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Proceedings Paper

Structural and functional investigations of biological catalysts for optimization of solar-driven H2 production systems
Author(s): Paul W. King; Drazenka Svedruzic; Jordi Cohen; Klaus Schulten; Michael Seibert; Maria L. Ghirardi
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Paper Abstract

Research efforts to develop efficient systems for H2 production encompass a variety of biological and chemical approaches. For solar-driven H2 production we are investigating an approach that integrates biological catalysts, the [FeFe] hydrogenases, with a photoelectrochemical cell as a novel bio-hybrid system. Structurally the [FeFe] hydrogenases consist of an iron-sulfur catalytic site that in some instances is electronically wired to accessory iron-sulfur clusters proposed to function in electron transfer. The inherent structural complexity of most examples of these enzymes is compensated by characteristics desired for bio-hybrid systems (i.e., low activation energy, high catalytic activity and solubility) with the benefit of utilizing abundant, less costly non-precious metals. Redesign and modification of [FeFe] hydrogenases is being undertaken to reduce complexity and to optimize structural properties for various integration strategies. The least complex examples of [FeFe] hydrogenase are found in the species of photosynthetic green algae and are being studied as design models for investigating the effects of structural minimization on substrate transfer, catalytic activity and oxygen sensitivity. Redesigning hydrogenases for effective use in bio-hybrid systems requires a detailed understanding of the relationship between structure and catalysis. To achieve better mechanistic understanding of [FeFe] hydrogenases both structural and dynamic models are being used to identify potential substrate transfer mechanisms which are tested in an experimental system. Here we report on recent progress of our investigations in the areas of [FeFe] hydrogenase overexpression, minimization and biochemical characterization.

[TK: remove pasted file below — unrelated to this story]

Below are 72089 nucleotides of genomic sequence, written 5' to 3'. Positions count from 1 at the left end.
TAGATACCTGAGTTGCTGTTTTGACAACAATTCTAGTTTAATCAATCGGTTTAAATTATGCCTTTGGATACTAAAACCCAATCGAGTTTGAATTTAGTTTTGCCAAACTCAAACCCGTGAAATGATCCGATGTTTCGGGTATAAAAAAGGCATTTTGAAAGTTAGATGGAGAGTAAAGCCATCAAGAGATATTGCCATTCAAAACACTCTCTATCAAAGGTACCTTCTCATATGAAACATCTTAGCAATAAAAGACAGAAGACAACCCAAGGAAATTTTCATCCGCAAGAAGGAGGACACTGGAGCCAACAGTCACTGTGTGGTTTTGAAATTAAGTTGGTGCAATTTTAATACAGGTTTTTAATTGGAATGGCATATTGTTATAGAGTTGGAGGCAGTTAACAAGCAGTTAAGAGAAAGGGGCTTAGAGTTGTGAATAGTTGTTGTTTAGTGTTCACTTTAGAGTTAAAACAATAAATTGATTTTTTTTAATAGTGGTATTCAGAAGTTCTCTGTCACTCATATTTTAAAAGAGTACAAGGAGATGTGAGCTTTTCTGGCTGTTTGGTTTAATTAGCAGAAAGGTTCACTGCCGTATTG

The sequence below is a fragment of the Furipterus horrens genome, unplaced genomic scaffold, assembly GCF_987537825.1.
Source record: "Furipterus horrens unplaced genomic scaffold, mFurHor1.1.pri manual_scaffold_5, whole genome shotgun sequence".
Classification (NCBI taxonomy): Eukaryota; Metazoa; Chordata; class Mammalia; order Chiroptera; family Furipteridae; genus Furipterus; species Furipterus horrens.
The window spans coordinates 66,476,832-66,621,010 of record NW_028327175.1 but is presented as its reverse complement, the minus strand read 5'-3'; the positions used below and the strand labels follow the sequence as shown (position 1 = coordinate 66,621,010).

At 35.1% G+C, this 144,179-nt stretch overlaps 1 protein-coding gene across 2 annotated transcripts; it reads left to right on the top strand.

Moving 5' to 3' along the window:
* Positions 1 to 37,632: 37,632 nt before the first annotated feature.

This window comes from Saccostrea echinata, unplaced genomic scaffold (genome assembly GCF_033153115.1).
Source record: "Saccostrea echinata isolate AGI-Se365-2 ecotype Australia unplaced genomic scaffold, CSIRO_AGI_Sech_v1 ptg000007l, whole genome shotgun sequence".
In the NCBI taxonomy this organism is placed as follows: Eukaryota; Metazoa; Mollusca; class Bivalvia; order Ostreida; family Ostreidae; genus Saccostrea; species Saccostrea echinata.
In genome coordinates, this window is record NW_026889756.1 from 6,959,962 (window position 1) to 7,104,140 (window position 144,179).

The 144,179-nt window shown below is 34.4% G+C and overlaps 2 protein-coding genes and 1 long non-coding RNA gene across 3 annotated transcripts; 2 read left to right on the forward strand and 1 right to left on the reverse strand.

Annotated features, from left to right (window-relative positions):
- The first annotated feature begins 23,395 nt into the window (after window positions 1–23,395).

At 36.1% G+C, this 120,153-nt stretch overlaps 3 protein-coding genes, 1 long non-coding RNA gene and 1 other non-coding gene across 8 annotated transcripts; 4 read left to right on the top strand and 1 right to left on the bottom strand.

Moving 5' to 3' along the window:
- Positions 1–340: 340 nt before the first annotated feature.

Paper Details

Date Published: 8 September 2006
PDF: 9 pages
Proc. SPIE 6340, Solar Hydrogen and Nanotechnology, 63400Y (8 September 2006); doi: 10.1117/12.693636
Show Author Affiliations
Paul W. King, National Renewable Energy Lab. (United States)
Drazenka Svedruzic, National Renewable Energy Lab. (United States)
Jordi Cohen, Univ. of Illinois at Urbana-Champaign (United States)
Klaus Schulten, Univ. of Illinois at Urbana-Champaign (United States)
Michael Seibert, National Renewable Energy Lab. (United States)
Maria L. Ghirardi, National Renewable Energy Lab. (United States)

Published in SPIE Proceedings Vol. 6340:
Solar Hydrogen and Nanotechnology
Lionel Vayssieres, Editor(s)

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